© 2022 MJH Life Sciences and Managed Healthcare Executive. All rights reserved.
© 2022 MJH Life Sciences™ and Managed Healthcare Executive. All rights reserved.
Annamaria Macaluso Davidson, M.D., MBA, vice president, employee health medical operations, at Memorial Hermann Health System in Houston, is one of the 10 up-and-coming healthcare leaders featured in the annual Managed Healthcare feature.
Annamaria Macaluso Davidson, M.D., MBA
I grew up in Houston. After graduating cum laude from Memorial High School, I graduated magna cum laude and with honors from Texas A&M University in College Station.
After that, I received an M.D. from The University of Texas McGovern Medical School in Houston. I also earned an MBA at the University of Texas at Tyler. I am board certified in occupational and environmental medicine, as well as medical quality.
I currently serve as a board member of the Texas College of Occupational and Environmental Medicine and as a member of the Program Evaluation and Residency Advisory Committee for Occupational and Environmental Medicine at McGovern Medical School at UTHealth Houston.
My strong work ethic is inspired by my family’s legacy: hardworking men and women, skilled lifelong learners and educators, immigrants with great courage, a love of medicine and a firm commitment to their communities.
Helping to keep our workforce safe and being able to care for patients during the pandemic have been a challenge and also a privilege. There is such benefit, dignity and power in work. Providing practical guidance to employers throughout the pandemic so their staff could work safely has also been rewarding. I led an effort to implement new best-in-class, rapid molecular (COVID-19) testing in a variety of settings across Memorial Hermann, providing an improved clinical and patient experience.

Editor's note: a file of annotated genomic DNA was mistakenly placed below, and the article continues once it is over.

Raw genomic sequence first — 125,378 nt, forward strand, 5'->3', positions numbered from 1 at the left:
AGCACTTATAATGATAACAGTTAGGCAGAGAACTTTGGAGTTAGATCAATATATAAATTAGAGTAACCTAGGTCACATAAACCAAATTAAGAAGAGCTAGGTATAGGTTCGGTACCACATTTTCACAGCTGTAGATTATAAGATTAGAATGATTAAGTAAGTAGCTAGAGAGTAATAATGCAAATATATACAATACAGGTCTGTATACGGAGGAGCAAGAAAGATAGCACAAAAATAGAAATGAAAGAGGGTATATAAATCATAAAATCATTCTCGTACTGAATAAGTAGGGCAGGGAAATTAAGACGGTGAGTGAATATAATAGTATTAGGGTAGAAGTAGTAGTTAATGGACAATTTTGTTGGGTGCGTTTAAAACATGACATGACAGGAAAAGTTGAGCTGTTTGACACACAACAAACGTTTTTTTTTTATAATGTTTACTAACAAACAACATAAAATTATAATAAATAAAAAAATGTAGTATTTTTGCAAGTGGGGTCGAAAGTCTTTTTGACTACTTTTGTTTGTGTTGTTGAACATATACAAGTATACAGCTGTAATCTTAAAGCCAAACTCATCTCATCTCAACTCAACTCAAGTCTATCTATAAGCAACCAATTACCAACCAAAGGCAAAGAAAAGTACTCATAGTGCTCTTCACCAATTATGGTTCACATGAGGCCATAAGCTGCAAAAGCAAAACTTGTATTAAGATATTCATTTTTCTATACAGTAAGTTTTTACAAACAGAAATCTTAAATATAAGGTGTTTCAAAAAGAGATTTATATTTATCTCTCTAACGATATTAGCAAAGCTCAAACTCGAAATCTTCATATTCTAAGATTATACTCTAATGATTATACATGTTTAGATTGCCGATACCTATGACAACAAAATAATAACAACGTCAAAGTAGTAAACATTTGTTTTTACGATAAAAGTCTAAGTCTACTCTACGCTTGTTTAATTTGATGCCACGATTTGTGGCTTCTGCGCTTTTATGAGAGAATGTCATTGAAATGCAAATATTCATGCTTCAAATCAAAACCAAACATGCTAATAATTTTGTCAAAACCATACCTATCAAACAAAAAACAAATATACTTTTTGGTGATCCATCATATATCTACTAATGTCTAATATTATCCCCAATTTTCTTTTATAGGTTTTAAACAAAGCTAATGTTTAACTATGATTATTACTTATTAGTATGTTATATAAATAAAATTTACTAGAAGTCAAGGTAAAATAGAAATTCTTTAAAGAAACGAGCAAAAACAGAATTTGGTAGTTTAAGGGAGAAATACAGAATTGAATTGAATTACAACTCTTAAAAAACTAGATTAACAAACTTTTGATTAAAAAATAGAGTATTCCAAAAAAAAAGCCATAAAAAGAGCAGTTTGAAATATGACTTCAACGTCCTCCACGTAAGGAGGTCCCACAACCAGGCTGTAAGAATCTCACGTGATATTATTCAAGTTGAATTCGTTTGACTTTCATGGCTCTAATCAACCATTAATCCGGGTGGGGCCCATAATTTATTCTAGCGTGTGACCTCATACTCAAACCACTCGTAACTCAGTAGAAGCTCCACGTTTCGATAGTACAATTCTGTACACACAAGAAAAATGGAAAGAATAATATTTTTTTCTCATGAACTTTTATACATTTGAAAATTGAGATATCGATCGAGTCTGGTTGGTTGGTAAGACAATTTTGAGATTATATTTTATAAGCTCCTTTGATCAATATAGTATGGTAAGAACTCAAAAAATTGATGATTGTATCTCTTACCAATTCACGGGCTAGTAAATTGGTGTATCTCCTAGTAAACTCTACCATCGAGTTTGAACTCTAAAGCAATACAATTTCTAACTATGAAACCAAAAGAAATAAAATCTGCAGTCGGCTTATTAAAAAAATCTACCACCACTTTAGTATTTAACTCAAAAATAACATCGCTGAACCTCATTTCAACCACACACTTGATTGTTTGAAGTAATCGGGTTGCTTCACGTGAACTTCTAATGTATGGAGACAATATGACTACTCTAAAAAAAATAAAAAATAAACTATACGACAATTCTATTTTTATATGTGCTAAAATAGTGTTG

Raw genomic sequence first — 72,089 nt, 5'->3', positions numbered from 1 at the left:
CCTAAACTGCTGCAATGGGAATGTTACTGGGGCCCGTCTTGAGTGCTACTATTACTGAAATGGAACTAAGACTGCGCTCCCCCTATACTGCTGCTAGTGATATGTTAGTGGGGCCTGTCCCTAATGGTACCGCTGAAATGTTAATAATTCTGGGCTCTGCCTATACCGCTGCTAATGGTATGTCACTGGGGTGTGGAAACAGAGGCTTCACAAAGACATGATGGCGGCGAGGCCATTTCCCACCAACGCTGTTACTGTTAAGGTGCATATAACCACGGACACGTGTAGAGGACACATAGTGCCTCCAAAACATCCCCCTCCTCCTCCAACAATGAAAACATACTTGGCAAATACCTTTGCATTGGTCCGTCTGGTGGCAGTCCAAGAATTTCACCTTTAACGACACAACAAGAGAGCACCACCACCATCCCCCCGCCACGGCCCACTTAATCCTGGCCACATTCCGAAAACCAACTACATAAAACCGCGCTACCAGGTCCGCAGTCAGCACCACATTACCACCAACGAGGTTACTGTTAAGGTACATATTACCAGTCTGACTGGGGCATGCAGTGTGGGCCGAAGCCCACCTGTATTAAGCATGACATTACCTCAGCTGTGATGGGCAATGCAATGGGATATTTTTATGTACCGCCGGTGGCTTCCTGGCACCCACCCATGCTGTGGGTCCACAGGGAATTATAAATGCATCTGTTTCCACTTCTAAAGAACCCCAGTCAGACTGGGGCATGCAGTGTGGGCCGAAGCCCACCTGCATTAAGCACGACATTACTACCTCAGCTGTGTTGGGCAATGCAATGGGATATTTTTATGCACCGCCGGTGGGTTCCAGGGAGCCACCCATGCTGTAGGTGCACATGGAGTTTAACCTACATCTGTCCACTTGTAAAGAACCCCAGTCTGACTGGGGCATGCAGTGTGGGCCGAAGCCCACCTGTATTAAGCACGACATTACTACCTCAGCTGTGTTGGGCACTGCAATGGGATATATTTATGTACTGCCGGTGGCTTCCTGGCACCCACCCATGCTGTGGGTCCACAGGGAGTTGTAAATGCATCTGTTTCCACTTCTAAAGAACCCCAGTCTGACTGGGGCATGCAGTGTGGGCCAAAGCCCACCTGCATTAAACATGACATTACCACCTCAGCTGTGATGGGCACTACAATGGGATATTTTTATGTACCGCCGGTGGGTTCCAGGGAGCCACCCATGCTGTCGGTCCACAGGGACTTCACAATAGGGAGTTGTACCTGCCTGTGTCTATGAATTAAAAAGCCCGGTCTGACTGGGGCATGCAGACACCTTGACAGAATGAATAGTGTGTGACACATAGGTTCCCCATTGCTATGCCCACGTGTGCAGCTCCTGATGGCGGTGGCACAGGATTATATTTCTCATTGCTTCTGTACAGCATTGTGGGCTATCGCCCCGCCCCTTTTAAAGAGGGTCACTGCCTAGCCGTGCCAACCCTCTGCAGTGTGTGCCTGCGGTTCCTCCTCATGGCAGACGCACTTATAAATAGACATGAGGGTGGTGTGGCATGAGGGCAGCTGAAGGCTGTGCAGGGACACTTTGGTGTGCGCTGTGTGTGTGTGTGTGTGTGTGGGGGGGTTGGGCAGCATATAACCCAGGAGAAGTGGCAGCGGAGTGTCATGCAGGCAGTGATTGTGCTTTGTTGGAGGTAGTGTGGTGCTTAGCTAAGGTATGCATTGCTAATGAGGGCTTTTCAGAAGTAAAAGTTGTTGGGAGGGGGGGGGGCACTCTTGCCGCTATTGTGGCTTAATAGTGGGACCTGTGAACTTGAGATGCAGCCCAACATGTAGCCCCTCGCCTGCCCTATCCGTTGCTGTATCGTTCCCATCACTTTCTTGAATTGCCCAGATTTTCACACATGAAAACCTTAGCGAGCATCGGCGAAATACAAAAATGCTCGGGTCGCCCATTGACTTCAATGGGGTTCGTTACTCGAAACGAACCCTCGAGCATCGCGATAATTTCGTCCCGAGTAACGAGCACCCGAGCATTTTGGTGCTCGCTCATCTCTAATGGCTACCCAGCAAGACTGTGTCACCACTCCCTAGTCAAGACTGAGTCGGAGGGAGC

Why did you decide to pursue a career in healthcare?
I grew up around medicine. My father is a dentist, and my grandfather is an allergist and pediatrician. The extended family is full of surgeons, radiologists, pharmacists and hospital administrators. Medicine was always at the top of my list. I thought about education as well but eventually decided on medicine because I could practice and incorporate education into my work. I saw firsthand the honor of the profession and the blessing of learning a skill and helping and serving others through those gifts. I am proud of my legacy. It inspires me daily.
Which career accomplishment are you proudest of and why?
I’m thankful to have been able to work and train during my early years with Memorial Hermann. But I am proudest to have achieved my current position. We have a talented, compassionate and skilled workforce. And we have such a great purpose that drives our work: to improve our community’s health. In this role, I get to work with companies across our city to improve the health of their workforces and workplaces.
What is the most challenging part of your current position?
Telling the story of our work. There is so much good work being done, but synthesizing, standardizing, creating and disseminating information and data across a large organization can be challenging. It is also really inspiring to organize the details and create the visuals.
What is your organization doing to address healthcare equity?
Memorial Hermann has wonderful partnerships with our community to create improved access to care and resources in underserved communities, in the workplace and in our community at large. We are continuously improving, looking to deliver personalized and compassionate care to every community member. We value each other’s unique identity and contribution as we learn, design the customer and employee experience, and practice medicine.
If you could change one thing in U.S. healthcare, what would it be?
To ensure that the healthcare workforce feels valued and appreciated — restoring joy in work through community building, reducing waste, improving resilience and doing purpose-driven work.
How do you avoid burnout?
I consistently remind myself of the purpose in my work — to improve the health of our communities, to honor and support my family and to work with excellence unto the Lord. There are also practical tools that bring rest and refreshment: working out, organizing (think “The Home Edit”!), cooking, entertaining, giving thanks and spending time with my husband, four children and extended family.